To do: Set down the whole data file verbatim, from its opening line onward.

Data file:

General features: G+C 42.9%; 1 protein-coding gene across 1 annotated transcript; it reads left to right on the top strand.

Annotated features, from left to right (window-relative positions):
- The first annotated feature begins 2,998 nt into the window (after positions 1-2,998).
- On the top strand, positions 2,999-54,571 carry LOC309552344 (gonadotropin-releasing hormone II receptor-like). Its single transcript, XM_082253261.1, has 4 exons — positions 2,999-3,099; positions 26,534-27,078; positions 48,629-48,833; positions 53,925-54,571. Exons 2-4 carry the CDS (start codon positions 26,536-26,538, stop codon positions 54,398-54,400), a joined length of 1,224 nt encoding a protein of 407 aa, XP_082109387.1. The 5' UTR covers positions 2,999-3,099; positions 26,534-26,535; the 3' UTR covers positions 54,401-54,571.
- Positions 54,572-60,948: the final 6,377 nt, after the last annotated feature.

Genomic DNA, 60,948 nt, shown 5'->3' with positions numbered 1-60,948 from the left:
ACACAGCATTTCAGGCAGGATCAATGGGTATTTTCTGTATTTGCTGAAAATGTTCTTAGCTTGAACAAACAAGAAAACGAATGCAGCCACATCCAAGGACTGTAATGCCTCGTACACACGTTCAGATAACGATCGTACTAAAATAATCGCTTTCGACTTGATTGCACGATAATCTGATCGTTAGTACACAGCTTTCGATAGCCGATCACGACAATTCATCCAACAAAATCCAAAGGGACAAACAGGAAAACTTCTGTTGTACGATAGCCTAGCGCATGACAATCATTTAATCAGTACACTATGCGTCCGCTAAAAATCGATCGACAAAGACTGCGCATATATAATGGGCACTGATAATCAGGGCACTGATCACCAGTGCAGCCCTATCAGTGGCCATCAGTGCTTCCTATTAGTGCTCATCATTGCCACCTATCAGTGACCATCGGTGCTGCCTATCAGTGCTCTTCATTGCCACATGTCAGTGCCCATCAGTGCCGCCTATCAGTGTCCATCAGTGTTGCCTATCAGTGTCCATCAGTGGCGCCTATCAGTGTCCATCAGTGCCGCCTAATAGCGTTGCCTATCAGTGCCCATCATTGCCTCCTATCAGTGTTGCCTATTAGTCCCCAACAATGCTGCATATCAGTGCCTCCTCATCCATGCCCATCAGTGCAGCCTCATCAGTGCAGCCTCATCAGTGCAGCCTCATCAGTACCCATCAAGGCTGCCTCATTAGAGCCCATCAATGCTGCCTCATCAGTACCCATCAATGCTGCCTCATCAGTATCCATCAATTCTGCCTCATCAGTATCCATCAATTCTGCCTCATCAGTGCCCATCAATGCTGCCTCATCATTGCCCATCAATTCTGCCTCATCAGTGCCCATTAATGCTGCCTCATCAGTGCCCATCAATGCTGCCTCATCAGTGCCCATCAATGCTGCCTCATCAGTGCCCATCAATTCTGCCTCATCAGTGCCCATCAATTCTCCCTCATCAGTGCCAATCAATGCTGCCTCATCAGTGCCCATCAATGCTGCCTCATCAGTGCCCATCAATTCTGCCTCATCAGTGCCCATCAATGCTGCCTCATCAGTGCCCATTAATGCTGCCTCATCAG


General features: G+C 42.9%; 1 protein-coding gene across 1 annotated transcript; it reads left to right on the top strand.

Annotated features, from left to right (window-relative positions):
- The first annotated feature begins 2,998 nt into the window (after positions 1-2,998).
- On the top strand, positions 2,999-54,571 carry LOC309552344 (gonadotropin-releasing hormone II receptor-like). Its single transcript, XM_082253261.1, has 4 exons — positions 2,999-3,099; positions 26,534-27,078; positions 48,629-48,833; positions 53,925-54,571. Exons 2-4 carry the CDS (start codon positions 26,536-26,538, stop codon positions 54,398-54,400), a joined length of 1,224 nt encoding a protein of 407 aa, XP_082109387.1. The 5' UTR covers positions 2,999-3,099; positions 26,534-26,535; the 3' UTR covers positions 54,401-54,571.
- Positions 54,572-60,948: the final 6,377 nt, after the last annotated feature.

Genomic DNA, 60,948 nt, shown 5'->3' with positions numbered 1-60,948 from the left:
ACACAGCATTTCAGGCAGGATCAATGGGTATTTTCTGTATTTGCTGAAAATGTTCTTAGCTTGAACAAACAAGAAAACGAATGCAGCCACATCCAAGGACTGTAATGCCTCGTACACACGTTCAGATAACGATCGTACTAAAATAATCGCTTTCGACTTGATTGCACGATAATCTGATCGTTAGTACACAGCTTTCGATAGCCGATCACGACAATTCATCCAACAAAATCCAAAGGGACAAACAGGAAAACTTCTGTTGTACGATAGCCTAGCGCATGACAATCATTTAATCAGTACACTATGCGTCCGCTAAAAATCGATCGACAAAGACTGCGCATATATAATGGGCACTGATAATCAGGGCACTGATCACCAGTGCAGCCCTATCAGTGGCCATCAGTGCTTCCTATTAGTGCTCATCATTGCCACCTATCAGTGACCATCGGTGCTGCCTATCAGTGCTCTTCATTGCCACATGTCAGTGCCCATCAGTGCCGCCTATCAGTGTCCATCAGTGTTGCCTATCAGTGTCCATCAGTGGCGCCTATCAGTGTCCATCAGTGCCGCCTAATAGCGTTGCCTATCAGTGCCCATCATTGCCTCCTATCAGTGTTGCCTATTAGTCCCCAACAATGCTGCATATCAGTGCCTCCTCATCCATGCCCATCAGTGCAGCCTCATCAGTGCAGCCTCATCAGTGCAGCCTCATCAGTACCCATCAAGGCTGCCTCATTAGAGCCCATCAATGCTGCCTCATCAGTACCCATCAATGCTGCCTCATCAGTATCCATCAATTCTGCCTCATCAGTATCCATCAATTCTGCCTCATCAGTGCCCATCAATGCTGCCTCATCATTGCCCATCAATTCTGCCTCATCAGTGCCCATTAATGCTGCCTCATCAGTGCCCATCAATGCTGCCTCATCAGTGCCCATCAATGCTGCCTCATCAGTGCCCATCAATTCTGCCTCATCAGTGCCCATCAATTCTCCCTCATCAGTGCCAATCAATGCTGCCTCATCAGTGCCCATCAATGCTGCCTCATCAGTGCCCATCAATTCTGCCTCATCAGTGCCCATCAATGCTGCCTCATCAGTGCCCATTAATGCTGCCTCATCAG